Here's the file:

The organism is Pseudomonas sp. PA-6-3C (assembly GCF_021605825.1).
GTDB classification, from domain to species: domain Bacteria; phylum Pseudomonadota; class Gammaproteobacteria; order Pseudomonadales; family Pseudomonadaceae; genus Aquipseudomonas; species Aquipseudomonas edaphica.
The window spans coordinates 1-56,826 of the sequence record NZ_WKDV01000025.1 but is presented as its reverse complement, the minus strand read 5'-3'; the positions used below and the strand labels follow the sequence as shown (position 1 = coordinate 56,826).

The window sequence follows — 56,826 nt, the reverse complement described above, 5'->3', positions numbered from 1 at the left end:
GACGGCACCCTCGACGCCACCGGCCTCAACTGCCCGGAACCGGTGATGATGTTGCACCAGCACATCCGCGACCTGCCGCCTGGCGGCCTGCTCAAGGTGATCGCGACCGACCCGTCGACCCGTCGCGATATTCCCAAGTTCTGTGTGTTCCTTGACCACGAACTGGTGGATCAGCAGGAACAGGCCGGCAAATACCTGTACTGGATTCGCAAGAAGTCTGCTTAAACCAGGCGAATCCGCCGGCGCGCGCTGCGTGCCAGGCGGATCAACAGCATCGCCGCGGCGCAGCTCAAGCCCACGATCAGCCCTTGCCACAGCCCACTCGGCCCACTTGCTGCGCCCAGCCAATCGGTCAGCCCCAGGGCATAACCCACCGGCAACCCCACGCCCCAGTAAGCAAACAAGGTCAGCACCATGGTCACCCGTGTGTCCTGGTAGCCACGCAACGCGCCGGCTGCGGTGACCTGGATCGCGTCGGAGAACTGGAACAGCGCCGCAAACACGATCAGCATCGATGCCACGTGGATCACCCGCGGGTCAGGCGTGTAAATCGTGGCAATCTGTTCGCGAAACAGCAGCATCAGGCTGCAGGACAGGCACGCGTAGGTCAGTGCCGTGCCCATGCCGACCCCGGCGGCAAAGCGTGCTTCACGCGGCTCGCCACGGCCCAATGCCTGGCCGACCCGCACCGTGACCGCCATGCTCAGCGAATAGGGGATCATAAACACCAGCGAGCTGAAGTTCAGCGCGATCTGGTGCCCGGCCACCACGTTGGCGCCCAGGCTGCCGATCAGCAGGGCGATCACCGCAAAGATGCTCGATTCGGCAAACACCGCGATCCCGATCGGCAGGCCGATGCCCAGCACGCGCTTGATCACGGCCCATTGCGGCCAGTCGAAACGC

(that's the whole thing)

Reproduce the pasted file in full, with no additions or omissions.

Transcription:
The organism is Pseudomonas sp. PA-6-3C (assembly GCF_021605825.1).
GTDB classification, from domain to species: domain Bacteria; phylum Pseudomonadota; class Gammaproteobacteria; order Pseudomonadales; family Pseudomonadaceae; genus Aquipseudomonas; species Aquipseudomonas edaphica.
The window spans coordinates 1-56,826 of the sequence record NZ_WKDV01000025.1 but is presented as its reverse complement, the minus strand read 5'-3'; the positions used below and the strand labels follow the sequence as shown (position 1 = coordinate 56,826).

The window sequence follows — 56,826 nt, the reverse complement described above, 5'->3', positions numbered from 1 at the left end:
GACGGCACCCTCGACGCCACCGGCCTCAACTGCCCGGAACCGGTGATGATGTTGCACCAGCACATCCGCGACCTGCCGCCTGGCGGCCTGCTCAAGGTGATCGCGACCGACCCGTCGACCCGTCGCGATATTCCCAAGTTCTGTGTGTTCCTTGACCACGAACTGGTGGATCAGCAGGAACAGGCCGGCAAATACCTGTACTGGATTCGCAAGAAGTCTGCTTAAACCAGGCGAATCCGCCGGCGCGCGCTGCGTGCCAGGCGGATCAACAGCATCGCCGCGGCGCAGCTCAAGCCCACGATCAGCCCTTGCCACAGCCCACTCGGCCCACTTGCTGCGCCCAGCCAATCGGTCAGCCCCAGGGCATAACCCACCGGCAACCCCACGCCCCAGTAAGCAAACAAGGTCAGCACCATGGTCACCCGTGTGTCCTGGTAGCCACGCAACGCGCCGGCTGCGGTGACCTGGATCGCGTCGGAGAACTGGAACAGCGCCGCAAACACGATCAGCATCGATGCCACGTGGATCACCCGCGGGTCAGGCGTGTAAATCGTGGCAATCTGTTCGCGAAACAGCAGCATCAGGCTGCAGGACAGGCACGCGTAGGTCAGTGCCGTGCCCATGCCGACCCCGGCGGCAAAGCGTGCTTCACGCGGCTCGCCACGGCCCAATGCCTGGCCGACCCGCACCGTGACCGCCATGCTCAGCGAATAGGGGATCATAAACACCAGCGAGCTGAAGTTCAGCGCGATCTGGTGCCCGGCCACCACGTTGGCGCCCAGGCTGCCGATCAGCAGGGCGATCACCGCAAAGATGCTCGATTCGGCAAACACCGCGATCCCGATCGGCAGGCCGATGCCCAGCACGCGCTTGATCACGGCCCATTGCGGCCAGTCGAAACGC